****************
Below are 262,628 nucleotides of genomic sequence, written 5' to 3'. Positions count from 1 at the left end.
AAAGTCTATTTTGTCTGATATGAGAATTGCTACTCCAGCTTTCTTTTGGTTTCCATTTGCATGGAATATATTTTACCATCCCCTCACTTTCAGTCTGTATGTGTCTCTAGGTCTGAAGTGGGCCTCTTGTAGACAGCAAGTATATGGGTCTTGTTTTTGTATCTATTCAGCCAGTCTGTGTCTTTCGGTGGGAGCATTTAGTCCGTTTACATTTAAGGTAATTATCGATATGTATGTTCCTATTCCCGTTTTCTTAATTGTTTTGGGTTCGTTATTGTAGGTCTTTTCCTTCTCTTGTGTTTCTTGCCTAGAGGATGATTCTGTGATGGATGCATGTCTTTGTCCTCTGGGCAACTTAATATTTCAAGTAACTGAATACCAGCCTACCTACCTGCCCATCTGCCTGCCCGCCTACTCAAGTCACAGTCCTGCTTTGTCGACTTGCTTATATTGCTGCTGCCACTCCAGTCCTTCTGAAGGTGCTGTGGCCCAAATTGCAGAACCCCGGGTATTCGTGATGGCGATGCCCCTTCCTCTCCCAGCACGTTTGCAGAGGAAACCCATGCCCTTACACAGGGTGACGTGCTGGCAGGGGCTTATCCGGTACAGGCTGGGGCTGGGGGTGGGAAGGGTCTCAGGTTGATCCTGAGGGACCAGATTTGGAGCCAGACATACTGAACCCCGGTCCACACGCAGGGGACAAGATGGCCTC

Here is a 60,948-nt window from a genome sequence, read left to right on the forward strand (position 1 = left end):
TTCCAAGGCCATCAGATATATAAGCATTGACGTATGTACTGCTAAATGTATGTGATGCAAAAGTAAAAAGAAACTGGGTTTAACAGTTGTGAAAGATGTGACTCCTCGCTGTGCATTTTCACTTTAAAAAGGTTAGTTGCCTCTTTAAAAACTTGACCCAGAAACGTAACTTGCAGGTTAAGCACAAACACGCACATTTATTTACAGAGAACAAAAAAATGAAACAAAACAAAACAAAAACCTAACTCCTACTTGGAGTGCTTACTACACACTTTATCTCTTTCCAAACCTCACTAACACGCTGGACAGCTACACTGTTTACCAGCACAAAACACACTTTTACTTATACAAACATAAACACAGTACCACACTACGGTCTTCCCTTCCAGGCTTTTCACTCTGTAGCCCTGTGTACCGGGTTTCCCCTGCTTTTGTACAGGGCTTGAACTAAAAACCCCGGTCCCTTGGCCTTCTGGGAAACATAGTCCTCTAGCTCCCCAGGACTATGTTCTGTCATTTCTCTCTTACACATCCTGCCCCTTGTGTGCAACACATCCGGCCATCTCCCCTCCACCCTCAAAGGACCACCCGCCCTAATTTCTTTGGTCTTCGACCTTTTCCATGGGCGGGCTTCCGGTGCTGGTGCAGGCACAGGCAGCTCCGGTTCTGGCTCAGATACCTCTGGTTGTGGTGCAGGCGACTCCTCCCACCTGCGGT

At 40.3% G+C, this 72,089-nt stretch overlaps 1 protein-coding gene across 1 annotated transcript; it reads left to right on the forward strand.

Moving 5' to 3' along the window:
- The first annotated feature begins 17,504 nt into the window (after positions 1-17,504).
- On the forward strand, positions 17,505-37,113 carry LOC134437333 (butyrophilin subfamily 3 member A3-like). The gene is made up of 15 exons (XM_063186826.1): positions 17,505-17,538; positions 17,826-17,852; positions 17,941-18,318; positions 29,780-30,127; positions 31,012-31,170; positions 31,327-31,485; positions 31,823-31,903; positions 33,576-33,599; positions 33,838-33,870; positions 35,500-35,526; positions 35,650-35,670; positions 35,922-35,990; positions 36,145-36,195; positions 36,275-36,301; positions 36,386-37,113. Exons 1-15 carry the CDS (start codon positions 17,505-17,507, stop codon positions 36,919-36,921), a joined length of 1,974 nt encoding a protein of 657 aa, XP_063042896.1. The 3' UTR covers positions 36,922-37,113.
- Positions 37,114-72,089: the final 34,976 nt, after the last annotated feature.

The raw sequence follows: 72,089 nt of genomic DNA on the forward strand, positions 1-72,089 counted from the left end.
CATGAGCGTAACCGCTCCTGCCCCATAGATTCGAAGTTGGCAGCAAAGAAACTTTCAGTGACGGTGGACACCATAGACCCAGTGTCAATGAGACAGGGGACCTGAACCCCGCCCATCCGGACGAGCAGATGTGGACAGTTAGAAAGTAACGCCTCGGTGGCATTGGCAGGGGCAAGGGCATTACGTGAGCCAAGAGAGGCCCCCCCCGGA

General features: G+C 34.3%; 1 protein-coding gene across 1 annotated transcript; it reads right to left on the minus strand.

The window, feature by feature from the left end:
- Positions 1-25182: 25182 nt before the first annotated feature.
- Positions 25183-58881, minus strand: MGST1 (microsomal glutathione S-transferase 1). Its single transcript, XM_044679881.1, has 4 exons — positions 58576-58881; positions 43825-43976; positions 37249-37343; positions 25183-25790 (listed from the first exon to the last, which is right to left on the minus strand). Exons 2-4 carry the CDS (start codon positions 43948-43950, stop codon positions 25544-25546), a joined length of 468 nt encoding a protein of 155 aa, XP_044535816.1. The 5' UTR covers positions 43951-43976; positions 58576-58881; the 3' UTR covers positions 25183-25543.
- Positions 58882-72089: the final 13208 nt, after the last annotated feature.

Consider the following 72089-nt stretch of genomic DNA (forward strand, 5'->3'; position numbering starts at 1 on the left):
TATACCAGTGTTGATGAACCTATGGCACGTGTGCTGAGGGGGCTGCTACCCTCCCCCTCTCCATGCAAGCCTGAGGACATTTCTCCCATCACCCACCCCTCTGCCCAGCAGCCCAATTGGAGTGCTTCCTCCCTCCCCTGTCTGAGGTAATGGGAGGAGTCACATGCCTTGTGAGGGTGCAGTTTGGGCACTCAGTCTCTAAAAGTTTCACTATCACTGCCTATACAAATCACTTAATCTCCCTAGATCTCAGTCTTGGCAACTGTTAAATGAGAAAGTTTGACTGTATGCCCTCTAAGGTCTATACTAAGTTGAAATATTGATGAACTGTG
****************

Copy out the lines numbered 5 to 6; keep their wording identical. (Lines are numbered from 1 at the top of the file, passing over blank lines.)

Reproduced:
At 40.3% G+C, this 72,089-nt stretch overlaps 1 protein-coding gene across 1 annotated transcript; it reads left to right on the forward strand.

Moving 5' to 3' along the window: